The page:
Good Tuesday morning ...
Illustration: Lazaro Gamio/Axios
President Trump sucking up to Vladamir Putin after the summit in Helsinki yesterday was such an unbelievable, indelible moment that many deflated White House officials didn’t even bother to defend or explain it:
The prevailing theory among Trump aides and alumni is pretty simple: "He can’t separate meddling from colluding," said one source close to Trump. "He can’t publicly express any nuanced view because he thinks it concedes maybe there's something he did wrong."
Jonathan Swan — who was sitting 20 feet from Putin, in the second row of the ballroom in Helsinki — reports that the Russian leader smirked his way through the questioning over election interference, puffing and thrusting his chest at U.S. reporters.
The shell shock in the room was a preview of the global reaction:
Trump friends and allies, who often avert their gaze from his outbursts, made it clear that he's on his own for this one:
Future foretold: It’s highly unlikely any top White House officials will quit in protest; inconceivable congressional Republicans will do anything other than complain (mostly gently) in public; and unimaginable Trump will regret or rethink his pro-Putin approach.
Even several of Trump's Fox friends were critical, Axios media trends reporter Sara Fischer notes:
Some Fox hosts, though, still made excuses. Tucker Carlson, who has an interview with Trump tonight, said from Finland: "The idea that where you are on Russia is the defining question, like, that's kind of demented, actually."
In Helsinki yesterday, the limos of Putin (left) and Trump.
"The Justice Department charged a Russian national who ... aimed to set up backchannel communications during the presidential campaign between ... Trump and ... Putin, with conspiring against the US as a foreign agent," CNN reports:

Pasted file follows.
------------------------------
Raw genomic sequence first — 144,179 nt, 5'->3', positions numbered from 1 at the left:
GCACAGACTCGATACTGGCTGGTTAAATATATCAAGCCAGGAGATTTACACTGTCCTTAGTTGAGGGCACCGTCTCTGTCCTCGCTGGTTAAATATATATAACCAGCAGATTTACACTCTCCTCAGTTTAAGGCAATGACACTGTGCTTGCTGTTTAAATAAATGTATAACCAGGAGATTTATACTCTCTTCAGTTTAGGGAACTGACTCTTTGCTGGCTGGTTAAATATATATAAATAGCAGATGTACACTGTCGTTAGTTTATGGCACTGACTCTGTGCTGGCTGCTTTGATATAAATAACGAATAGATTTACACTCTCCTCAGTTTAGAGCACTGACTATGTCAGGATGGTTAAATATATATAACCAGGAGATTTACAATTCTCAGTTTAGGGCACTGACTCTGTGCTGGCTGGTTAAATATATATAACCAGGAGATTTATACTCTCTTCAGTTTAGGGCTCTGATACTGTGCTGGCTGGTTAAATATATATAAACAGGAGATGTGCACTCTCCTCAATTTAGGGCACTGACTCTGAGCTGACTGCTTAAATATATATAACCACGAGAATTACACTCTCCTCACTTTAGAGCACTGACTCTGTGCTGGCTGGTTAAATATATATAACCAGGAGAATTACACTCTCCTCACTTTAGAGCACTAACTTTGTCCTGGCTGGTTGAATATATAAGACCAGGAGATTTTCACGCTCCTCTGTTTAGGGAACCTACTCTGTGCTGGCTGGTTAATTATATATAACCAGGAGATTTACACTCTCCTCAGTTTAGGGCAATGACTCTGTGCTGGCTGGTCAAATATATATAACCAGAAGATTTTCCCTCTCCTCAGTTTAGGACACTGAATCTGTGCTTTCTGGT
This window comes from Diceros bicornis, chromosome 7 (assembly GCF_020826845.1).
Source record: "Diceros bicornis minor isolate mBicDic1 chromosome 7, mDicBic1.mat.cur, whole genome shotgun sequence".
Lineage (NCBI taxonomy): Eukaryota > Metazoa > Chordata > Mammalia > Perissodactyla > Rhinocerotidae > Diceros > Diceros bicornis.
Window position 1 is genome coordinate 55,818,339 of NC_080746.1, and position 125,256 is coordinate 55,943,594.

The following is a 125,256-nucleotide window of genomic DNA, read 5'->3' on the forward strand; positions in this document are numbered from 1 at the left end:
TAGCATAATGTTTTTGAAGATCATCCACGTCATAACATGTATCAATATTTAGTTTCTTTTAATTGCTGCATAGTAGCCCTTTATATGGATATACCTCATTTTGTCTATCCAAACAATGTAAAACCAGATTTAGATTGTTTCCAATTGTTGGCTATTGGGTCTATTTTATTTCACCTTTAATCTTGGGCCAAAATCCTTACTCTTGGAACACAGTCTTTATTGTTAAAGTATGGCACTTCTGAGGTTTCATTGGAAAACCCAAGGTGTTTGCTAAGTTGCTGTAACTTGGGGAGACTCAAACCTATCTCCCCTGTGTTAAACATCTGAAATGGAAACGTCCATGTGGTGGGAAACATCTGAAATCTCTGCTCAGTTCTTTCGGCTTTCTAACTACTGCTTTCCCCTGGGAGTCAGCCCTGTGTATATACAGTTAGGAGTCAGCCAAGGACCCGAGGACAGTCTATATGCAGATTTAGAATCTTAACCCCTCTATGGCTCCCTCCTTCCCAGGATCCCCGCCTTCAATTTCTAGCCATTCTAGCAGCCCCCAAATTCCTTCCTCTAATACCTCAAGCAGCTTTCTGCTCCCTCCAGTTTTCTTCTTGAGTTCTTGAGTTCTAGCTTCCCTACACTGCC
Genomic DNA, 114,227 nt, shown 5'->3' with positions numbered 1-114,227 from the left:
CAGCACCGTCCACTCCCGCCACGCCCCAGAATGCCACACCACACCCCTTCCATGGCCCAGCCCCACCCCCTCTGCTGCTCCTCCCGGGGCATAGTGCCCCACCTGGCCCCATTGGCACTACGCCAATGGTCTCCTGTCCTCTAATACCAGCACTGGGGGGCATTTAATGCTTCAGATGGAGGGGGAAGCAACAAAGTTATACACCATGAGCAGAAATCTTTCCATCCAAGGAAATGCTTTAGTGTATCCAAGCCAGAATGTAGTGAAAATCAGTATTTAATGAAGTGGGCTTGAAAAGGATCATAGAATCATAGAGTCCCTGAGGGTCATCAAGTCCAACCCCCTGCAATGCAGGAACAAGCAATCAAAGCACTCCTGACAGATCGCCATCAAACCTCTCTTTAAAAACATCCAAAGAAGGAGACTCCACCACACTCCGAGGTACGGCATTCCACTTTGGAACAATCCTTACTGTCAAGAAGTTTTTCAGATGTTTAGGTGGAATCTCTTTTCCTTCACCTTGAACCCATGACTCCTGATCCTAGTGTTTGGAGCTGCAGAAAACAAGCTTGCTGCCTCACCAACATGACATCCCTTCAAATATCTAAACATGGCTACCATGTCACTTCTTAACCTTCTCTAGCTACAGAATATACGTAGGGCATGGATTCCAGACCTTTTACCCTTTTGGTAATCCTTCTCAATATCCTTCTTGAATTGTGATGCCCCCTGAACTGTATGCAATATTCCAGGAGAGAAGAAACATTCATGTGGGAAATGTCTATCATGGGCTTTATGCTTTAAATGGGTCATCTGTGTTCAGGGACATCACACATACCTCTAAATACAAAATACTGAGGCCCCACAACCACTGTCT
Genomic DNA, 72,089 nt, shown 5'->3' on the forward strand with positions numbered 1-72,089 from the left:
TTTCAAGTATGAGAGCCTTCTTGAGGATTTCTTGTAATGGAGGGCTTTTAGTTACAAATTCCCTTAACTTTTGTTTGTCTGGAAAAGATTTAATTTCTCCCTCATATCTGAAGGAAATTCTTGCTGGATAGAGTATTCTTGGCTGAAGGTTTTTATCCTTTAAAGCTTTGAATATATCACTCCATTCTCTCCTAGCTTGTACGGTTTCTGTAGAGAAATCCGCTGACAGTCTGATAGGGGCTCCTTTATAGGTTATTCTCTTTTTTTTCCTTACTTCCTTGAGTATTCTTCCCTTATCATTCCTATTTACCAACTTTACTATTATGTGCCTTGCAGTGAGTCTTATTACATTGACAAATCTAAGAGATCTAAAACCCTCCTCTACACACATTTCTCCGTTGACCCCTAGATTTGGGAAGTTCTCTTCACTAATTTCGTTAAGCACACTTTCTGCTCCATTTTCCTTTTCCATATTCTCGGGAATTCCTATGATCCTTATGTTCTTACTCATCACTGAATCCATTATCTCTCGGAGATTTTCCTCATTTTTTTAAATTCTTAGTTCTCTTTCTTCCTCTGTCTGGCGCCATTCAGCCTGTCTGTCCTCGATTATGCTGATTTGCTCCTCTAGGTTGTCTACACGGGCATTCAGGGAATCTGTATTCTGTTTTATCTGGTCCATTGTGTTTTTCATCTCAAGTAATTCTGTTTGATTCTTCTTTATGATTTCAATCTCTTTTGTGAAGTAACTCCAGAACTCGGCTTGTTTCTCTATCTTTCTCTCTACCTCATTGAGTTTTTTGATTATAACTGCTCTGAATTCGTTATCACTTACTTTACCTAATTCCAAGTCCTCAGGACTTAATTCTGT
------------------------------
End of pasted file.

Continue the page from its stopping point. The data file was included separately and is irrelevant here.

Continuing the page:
The Treasury Department "will no longer require certain tax-exempt organizations including politically active nonprofit groups, such as the National Rifle Association and Planned Parenthood, to identify their financial donors to U.S. tax authorities," Reuters reports.
Illustration: Rebecca Zisser/Axios
Politicians on the left and right are manipulating the news to bolster their election efforts with fake headlines, websites and articles, Axios' Sara Fischer reports:
On the left, New Jersey Sen. Bob Menendez has set up a website called HealthNewsNJ.com that at first glance looks like an upstart health website, but is actually backed by the senator's campaign, per STAT.
On the right, fake news websites backed by political candidates and groups have been popping up all over the country.
In South Africa today, former President Obama "is set to make his highest-profile speech since leaving office, urging people around the world to respect human rights and other values under threat in an address marking the 100th anniversary of anti-apartheid leader Nelson Mandela's birth," AP's Andrew Meldrum reports from Johannesburg:
Colleges are using retailers' approach of analyzing consumer databases to target ads, the Wall Street Journal's Melissa Korn reports (subscription):
Why it matters: "An extremely tight labor market means adults can find decent-paying jobs without advanced degrees, or in some cases without any postsecondary credentials."
Prepping for expanded sports betting, the NBA has upgraded its stat systems to get data out so fast that it beats the typical lag of 7 to 15 seconds for TV or streaming services to show what happened, AP's Tim Reynolds reports:
Thanks for reading. Updates all day on Axios.com.